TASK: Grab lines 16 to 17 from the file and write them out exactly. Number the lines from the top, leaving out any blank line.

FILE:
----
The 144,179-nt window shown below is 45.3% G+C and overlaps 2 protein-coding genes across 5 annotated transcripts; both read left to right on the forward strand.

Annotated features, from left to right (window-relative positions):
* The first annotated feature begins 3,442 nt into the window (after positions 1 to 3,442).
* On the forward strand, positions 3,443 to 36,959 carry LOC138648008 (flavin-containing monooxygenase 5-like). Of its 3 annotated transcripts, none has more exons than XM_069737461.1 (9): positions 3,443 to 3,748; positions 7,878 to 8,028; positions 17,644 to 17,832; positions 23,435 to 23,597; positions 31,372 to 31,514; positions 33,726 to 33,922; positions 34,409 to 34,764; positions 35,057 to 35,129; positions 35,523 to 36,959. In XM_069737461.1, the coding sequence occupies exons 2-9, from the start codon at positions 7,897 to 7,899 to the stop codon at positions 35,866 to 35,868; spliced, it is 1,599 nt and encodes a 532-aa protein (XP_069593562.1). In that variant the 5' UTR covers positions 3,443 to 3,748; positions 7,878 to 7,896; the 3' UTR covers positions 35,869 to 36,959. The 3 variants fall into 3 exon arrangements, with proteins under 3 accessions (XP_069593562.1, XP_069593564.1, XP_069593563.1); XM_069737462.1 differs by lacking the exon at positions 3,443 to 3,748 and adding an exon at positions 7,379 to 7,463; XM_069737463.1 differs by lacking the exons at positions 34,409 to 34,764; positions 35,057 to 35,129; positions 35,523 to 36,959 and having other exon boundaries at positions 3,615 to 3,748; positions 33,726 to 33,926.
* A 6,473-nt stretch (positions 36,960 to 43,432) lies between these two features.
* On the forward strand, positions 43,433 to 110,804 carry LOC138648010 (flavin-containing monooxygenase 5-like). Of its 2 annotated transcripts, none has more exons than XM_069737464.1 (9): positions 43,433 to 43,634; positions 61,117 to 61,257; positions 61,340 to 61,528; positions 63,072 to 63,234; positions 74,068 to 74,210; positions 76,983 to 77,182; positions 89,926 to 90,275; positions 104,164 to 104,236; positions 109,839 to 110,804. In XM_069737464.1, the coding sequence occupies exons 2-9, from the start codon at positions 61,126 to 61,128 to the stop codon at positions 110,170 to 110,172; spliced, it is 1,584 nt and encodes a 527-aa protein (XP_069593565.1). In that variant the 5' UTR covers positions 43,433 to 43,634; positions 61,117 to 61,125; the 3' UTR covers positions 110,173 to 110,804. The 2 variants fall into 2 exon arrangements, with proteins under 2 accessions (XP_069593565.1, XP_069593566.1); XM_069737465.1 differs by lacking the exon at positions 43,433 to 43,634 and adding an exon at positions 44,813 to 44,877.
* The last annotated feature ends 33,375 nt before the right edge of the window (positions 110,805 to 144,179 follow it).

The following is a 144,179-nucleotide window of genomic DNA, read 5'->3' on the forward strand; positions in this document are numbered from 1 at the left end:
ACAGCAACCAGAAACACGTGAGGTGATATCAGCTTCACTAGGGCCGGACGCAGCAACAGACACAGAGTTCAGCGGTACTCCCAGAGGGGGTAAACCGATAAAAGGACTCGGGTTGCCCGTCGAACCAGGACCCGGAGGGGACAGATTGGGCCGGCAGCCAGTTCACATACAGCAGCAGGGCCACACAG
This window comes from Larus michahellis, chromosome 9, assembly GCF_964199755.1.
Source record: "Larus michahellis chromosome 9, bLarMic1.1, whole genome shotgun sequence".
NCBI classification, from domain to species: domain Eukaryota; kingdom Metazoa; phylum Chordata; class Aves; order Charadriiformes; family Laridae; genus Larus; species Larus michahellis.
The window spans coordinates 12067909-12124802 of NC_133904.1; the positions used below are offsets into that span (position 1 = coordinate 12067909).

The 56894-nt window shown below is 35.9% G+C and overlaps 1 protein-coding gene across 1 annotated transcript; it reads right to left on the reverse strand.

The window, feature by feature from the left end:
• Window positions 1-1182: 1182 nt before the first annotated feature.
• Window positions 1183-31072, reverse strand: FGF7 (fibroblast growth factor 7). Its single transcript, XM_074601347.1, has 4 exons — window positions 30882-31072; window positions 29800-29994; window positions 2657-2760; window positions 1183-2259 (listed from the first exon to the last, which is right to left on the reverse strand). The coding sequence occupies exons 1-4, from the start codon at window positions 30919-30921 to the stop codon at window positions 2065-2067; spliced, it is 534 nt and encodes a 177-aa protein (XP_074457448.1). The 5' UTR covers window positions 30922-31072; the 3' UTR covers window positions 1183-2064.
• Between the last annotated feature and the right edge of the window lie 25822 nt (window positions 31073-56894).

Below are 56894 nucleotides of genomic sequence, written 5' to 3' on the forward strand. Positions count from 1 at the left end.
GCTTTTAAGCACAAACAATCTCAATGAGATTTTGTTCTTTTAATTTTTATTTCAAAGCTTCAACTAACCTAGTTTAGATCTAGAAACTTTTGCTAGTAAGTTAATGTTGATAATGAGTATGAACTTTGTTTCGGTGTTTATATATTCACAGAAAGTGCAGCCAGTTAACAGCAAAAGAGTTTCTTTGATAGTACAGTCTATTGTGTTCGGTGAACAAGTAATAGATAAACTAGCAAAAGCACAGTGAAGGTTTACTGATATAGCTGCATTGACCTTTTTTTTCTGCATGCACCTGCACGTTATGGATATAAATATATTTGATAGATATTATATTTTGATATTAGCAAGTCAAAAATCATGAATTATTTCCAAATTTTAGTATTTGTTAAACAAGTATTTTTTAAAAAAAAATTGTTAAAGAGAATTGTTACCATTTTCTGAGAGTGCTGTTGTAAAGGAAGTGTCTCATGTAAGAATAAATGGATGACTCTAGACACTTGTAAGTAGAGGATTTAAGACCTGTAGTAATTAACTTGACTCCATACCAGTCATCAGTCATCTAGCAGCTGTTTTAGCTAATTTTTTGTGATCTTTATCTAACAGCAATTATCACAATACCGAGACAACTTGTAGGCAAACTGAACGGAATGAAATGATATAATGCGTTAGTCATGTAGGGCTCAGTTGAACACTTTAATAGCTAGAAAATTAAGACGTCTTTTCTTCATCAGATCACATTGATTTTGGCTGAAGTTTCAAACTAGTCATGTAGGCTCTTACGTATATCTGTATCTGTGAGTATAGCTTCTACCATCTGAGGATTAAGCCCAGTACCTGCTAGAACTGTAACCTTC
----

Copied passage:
• Window positions 1-1182: 1182 nt before the first annotated feature.
• Window positions 1183-31072, reverse strand: FGF7 (fibroblast growth factor 7). Its single transcript, XM_074601347.1, has 4 exons — window positions 30882-31072; window positions 29800-29994; window positions 2657-2760; window positions 1183-2259 (listed from the first exon to the last, which is right to left on the reverse strand). The coding sequence occupies exons 1-4, from the start codon at window positions 30919-30921 to the stop codon at window positions 2065-2067; spliced, it is 534 nt and encodes a 177-aa protein (XP_074457448.1). The 5' UTR covers window positions 30922-31072; the 3' UTR covers window positions 1183-2064.